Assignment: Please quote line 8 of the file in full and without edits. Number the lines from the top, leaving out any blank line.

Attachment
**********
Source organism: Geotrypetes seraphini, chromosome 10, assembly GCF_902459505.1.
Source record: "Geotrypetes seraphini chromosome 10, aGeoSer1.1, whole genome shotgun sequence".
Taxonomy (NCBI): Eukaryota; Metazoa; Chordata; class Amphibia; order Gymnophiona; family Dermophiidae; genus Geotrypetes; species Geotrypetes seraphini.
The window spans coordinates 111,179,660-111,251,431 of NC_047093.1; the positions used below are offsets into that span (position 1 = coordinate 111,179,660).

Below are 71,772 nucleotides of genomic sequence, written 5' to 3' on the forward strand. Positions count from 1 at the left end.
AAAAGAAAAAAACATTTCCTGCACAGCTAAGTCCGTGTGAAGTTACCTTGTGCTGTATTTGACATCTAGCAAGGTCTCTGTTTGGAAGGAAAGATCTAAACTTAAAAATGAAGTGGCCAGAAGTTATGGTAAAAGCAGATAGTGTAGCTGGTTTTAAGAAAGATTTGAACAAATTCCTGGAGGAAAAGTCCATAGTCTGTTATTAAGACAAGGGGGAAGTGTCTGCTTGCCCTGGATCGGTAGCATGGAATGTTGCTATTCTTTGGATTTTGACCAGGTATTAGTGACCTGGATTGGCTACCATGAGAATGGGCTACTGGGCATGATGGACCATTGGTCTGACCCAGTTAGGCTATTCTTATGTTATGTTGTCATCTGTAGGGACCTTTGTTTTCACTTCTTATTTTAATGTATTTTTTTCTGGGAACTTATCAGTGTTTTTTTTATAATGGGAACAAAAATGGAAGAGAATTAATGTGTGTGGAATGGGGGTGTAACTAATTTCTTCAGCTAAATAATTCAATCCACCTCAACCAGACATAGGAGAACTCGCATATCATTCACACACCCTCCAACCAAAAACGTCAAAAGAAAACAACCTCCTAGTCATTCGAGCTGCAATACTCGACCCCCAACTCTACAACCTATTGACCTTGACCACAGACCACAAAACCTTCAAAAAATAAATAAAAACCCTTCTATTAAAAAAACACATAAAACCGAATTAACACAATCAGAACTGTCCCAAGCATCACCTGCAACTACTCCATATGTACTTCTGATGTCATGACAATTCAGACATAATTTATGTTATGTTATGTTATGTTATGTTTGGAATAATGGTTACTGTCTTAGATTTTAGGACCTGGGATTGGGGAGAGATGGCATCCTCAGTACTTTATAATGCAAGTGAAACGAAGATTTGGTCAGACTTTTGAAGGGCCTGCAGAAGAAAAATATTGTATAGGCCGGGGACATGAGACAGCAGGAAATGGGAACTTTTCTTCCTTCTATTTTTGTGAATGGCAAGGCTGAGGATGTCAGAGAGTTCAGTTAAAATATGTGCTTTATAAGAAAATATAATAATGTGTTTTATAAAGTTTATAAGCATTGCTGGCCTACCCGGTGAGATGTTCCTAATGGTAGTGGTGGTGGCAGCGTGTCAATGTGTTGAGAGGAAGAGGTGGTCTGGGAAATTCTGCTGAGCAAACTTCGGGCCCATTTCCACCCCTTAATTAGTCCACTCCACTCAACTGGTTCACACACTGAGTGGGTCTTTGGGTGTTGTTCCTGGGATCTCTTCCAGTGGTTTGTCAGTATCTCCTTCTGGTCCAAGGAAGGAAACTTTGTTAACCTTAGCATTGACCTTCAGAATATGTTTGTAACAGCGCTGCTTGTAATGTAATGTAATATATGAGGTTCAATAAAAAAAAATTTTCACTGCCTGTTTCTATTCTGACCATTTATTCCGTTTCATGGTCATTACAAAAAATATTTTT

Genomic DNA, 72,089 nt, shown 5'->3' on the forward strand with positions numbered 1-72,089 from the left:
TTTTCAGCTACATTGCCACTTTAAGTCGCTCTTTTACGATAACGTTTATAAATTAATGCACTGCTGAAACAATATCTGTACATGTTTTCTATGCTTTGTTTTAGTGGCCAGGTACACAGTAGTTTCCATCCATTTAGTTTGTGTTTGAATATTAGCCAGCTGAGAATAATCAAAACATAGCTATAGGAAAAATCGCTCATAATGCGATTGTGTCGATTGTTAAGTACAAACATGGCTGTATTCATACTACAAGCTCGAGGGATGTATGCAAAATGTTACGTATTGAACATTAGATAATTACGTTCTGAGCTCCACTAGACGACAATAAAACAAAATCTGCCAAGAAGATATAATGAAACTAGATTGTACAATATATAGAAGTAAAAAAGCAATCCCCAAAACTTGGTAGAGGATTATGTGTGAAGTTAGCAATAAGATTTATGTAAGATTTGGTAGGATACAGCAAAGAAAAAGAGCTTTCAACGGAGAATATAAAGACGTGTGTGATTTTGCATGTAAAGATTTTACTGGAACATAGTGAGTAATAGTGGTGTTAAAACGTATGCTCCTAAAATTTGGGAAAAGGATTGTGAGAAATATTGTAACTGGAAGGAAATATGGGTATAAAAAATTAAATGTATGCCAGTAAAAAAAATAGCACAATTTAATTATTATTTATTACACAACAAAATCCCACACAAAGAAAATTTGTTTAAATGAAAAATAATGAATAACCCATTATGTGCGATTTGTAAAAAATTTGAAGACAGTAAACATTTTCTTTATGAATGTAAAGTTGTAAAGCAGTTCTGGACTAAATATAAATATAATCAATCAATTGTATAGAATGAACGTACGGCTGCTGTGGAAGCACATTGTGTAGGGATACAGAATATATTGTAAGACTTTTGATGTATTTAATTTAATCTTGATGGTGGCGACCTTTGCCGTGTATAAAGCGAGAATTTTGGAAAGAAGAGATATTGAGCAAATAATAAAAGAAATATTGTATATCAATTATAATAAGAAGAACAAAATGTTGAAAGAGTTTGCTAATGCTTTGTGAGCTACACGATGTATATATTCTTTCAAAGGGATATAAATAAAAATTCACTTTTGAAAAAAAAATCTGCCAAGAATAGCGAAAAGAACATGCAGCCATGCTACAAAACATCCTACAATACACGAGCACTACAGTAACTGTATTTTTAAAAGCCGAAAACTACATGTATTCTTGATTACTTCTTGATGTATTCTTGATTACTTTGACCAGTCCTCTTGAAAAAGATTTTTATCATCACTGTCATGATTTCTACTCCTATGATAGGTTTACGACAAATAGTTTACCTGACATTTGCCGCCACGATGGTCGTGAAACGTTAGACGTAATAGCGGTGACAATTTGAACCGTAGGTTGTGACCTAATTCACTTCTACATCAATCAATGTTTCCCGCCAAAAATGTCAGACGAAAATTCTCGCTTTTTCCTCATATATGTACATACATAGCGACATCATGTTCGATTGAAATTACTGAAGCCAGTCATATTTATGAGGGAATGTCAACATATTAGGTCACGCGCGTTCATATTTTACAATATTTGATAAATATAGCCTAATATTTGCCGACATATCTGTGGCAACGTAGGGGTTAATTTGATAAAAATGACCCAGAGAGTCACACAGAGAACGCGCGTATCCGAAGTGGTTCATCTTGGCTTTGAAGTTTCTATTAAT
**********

TTTTCAGCTACATTGCCACTTTAAGTCGCTCTTTTACGATAACGTTTATAAATTAATGCACTGCTGAAACAATATCTGTACATGTTTTCTATGCTTTGTTTTAGTGGCCAGGTACACAGTAGTTTCCATCCATTTAGTTTGTGTTTGAATATTAGCCAGCTGAGAATAATCAAAACATAGCTATAGGAAAAATCGCTCATAATGCGATTGTGTCGATTGTTAAGTACAAACATGGCTGTATTCATACTACAAGCTCGAGGGATGTATGCAAAATGTTACGTATTGAACATTAGATAATTACGTTCTGAGCTCCACTAGACGACAATAAAACAAAATCTGCCAAGAAGATATAATGAAACTAGATTGTACAATATATAGAAGTAAAAAAGCAATCCCCAAAACTTGGTAGAGGATTATGTGTGAAGTTAGCAATAAGATTTATGTAAGATTTGGTAGGATACAGCAAAGAAAAAGAGCTTTCAACGGAGAATATAAAGACGTGTGTGATTTTGCATGTAAAGATTTTACTGGAACATAGTGAGTAATAGTGGTGTTAAAACGTATGCTCCTAAAATTTGGGAAAAGGATTGTGAGAAATATTGTAACTGGAAGGAAATATGGGTATAAAAAATTAAATGTATGCCAGTAAAAAAAATAGCACAATTTAATTATTATTTATTACACAACAAAATCCCACACAAAGAAAATTTGTTTAAATGAAAAATAATGAATAACCCATTATGTGCGATTTGTAAAAAATTTGAAGACAGTAAACATTTTCTTTATGAATGTAAAGTTGTAAAGCAGTTCTGGACTAAATATAAATATAATCAATCAATTGTATAGAATGAACGTACGGCTGCTGTGGAAGCACATTGTGTAGGGATACAGAATATATTGTAAGACTTTTGATGTATTTAATTTAATCTTGATGGTGGCGACCTTTGCCGTGTATAAAGCGAGAATTTTGGAAAGAAGAGATATTGAGCAAATAATAAAAGAAATATTGTATATCAATTATAATAAGAAGAACAAAATGTTGAAAGAGTTTGCTAATGCTTTGTGAGCTACACGATGTATATATTCTTTCAAAGGGATATAAATAAAAATTCACTTTTGAAAAAAAAATCTGCCAAGAATAGCGAAAAGAACATGCAGCCATGCTACAAAACATCCTACAATACACGAGCACTACAGTAACTGTATTTTTAAAAGCCGAAAACTACATGTATTCTTGATTACTTCTTGATGTATTCTTGATTACTTTGACCAGTCCTCTTGAAAAAGATTTTTATCATCACTGTCATGATTTCTACTCCTATGATAGGTTTACGACAAATAGTTTACCTGACATTTGCCGCCACGATGGTCGTGAAACGTTAGACGTAATAGCGGTGACAATTTGAACCGTAGGTTGTGACCTAATTCACTTCTACATCAATCAATGTTTCCCGCCAAAAATGTCAGACGAAAATTCTCGCTTTTTCCTCATATATGTACATACATAGCGACATCATGTTCGATTGAAATTACTGAAGCCAGTCATATTTATGAGGGAATGTCAACATATTAGGTCACGCGCGTTCATATTTTACAATATTTGATAAATATAGCCTAATATTTGCCGACATATCTGTGGCAACGTAGGGGTTAATTTGATAAAAATGACCCAGAGAGTCACACAGAGAACGCGCGTATCCGAAGTGGTTCATCTTGGCTTTGAAGTTTCTATTAAT